Originally published on VictorJung.com
If you’ve been involved in the world of business for long, you’ve probably heard of the Peter Principle. In short, the idea is that most employees get promoted to the level of their incompetence – that is, a step above where they are actually effective. This is largely because many employees who are promoted to a higher position rely only on the skills that got them the promotion in the first place. If you want to avoid falling prey to the Peter Principle and continue your upward trajectory in the business world, it’s important that you keep growing in your new role.
Perhaps the biggest reason that people get promoted to a new position is that they got results in the old position. Unfortunately, the metrics of your new position are unlikely to be the same as the metrics in your old position. That means that your old skills are likely much less useful and acting upon your old information will be less effective than it might have been before you were promoted. In short, failure to grow after a promotion means that you continually rely upon skills that no longer matter in order to succeed in a job that’s wildly different than where you learned those skills.
It’s also important to keep growing after a promotion because you’ll want to keep climbing the corporate ladder. Look at every step along your journey as moving into what’s effectively a brand new career. If you stop with what got you promoted the first time, you’ll never gain the skills you need to do the next job effectively. Learning how to do your job now is important, of course, but so too is learning what you need to know in the next stage of your career. If you can effectively grow in your current position, you’ll be better prepared for what comes next.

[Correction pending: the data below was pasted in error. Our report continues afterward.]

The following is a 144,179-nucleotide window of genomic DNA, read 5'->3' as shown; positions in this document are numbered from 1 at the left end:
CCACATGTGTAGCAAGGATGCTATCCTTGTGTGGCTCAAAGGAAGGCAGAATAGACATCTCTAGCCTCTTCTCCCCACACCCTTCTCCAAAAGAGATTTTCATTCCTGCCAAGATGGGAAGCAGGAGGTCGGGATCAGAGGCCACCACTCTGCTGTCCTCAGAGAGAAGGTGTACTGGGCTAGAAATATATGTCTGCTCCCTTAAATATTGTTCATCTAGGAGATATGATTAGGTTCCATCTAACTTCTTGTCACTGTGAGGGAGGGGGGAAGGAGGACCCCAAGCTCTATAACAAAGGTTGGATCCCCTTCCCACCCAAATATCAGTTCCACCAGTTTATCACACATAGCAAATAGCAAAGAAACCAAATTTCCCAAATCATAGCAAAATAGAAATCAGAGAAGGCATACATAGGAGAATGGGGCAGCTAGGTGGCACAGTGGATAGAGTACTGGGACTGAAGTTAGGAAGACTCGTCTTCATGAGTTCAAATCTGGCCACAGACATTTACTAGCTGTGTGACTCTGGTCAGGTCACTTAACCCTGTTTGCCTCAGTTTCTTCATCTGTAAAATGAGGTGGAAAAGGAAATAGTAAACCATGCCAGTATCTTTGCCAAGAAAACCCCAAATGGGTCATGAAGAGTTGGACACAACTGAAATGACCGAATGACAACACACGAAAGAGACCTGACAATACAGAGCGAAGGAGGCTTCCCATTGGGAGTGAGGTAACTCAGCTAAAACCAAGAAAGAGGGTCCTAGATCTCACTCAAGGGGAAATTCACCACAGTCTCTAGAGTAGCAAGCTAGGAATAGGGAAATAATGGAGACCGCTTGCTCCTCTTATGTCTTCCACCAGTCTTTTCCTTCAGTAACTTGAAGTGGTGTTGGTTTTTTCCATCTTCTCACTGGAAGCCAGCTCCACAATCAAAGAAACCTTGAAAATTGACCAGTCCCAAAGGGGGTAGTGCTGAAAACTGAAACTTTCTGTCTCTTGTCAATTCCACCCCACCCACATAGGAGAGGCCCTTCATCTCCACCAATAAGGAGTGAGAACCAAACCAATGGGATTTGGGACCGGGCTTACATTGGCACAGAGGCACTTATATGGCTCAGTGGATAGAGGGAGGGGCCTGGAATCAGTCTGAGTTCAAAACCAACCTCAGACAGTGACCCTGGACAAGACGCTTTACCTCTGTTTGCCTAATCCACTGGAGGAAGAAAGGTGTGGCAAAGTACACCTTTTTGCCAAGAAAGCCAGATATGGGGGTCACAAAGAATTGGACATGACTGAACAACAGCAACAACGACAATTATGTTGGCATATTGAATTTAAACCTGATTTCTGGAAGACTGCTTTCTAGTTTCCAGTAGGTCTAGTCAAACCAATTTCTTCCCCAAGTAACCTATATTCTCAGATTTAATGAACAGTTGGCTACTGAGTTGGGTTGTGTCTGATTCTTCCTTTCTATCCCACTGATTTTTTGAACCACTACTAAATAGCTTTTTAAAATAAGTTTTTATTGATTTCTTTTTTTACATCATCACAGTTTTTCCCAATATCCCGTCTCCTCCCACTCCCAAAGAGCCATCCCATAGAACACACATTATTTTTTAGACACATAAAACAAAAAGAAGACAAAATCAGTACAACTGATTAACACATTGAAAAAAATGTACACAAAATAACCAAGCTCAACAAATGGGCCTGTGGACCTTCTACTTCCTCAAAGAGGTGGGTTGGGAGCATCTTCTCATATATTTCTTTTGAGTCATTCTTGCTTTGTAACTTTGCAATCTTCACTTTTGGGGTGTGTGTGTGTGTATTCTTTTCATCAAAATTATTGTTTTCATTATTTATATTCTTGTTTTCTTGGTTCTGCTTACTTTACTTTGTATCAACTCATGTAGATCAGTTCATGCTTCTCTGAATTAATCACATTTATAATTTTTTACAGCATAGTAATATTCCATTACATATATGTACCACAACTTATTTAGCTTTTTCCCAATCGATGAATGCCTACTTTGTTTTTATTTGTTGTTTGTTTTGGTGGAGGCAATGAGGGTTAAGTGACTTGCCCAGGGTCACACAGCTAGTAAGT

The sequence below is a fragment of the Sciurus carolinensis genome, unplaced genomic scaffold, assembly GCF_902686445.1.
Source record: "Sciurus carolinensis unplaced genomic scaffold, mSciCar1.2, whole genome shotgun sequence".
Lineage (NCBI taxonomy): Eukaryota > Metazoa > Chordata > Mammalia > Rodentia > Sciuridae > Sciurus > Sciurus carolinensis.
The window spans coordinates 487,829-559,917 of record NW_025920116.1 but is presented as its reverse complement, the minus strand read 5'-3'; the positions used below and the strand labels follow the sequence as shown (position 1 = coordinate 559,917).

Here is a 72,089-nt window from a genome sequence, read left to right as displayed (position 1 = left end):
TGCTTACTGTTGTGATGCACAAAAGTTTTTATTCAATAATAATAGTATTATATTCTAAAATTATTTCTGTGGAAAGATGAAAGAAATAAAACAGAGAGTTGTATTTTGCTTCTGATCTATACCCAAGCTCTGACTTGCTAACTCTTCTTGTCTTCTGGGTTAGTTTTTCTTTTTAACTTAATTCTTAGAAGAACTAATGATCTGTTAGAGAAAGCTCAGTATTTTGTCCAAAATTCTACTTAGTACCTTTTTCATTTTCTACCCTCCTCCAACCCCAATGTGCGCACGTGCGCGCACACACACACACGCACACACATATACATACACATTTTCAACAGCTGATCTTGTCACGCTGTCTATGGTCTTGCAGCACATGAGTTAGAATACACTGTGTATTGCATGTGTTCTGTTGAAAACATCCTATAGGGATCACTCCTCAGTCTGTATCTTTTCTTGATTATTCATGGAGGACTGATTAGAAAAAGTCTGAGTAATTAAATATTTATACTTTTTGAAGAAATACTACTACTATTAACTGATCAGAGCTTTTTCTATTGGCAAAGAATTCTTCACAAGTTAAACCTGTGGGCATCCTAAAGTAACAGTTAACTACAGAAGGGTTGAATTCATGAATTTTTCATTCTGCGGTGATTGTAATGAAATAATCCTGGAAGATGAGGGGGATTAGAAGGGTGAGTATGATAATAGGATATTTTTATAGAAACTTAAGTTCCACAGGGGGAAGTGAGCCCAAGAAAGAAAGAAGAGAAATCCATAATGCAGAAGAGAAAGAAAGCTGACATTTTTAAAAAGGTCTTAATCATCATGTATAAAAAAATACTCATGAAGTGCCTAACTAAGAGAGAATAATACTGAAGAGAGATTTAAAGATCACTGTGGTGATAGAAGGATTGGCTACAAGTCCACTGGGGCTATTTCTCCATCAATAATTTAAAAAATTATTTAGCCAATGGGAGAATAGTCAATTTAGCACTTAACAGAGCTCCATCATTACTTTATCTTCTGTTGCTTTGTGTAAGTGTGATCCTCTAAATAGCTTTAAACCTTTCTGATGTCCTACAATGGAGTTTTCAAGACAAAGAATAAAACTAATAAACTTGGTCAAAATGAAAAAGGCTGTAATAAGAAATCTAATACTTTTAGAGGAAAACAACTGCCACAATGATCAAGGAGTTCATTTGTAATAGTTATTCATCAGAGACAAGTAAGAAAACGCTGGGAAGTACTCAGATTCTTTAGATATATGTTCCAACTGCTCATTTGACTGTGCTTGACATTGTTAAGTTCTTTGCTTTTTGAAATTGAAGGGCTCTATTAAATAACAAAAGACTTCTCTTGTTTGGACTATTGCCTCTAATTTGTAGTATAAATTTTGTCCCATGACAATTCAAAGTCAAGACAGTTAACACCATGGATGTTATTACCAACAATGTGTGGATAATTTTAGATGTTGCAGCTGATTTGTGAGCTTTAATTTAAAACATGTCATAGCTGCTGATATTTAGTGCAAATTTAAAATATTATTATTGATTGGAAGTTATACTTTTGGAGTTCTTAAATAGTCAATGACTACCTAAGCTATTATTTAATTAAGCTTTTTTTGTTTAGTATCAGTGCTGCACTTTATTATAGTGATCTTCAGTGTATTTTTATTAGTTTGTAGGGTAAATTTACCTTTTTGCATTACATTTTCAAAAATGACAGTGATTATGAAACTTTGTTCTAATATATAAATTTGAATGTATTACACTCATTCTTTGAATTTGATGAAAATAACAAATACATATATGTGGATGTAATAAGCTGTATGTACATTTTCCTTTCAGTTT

It’s vital that you keep growing after you’re promoted to a new position. Not only will this help you when you’re up for your next promotion, but it will help you to become more competent at your current position. Every person deserves a chance to advance at his or her job, but doing so means buckling down and learning that the skills that got you to your current position aren’t the skills you’ll need to succeed in the future.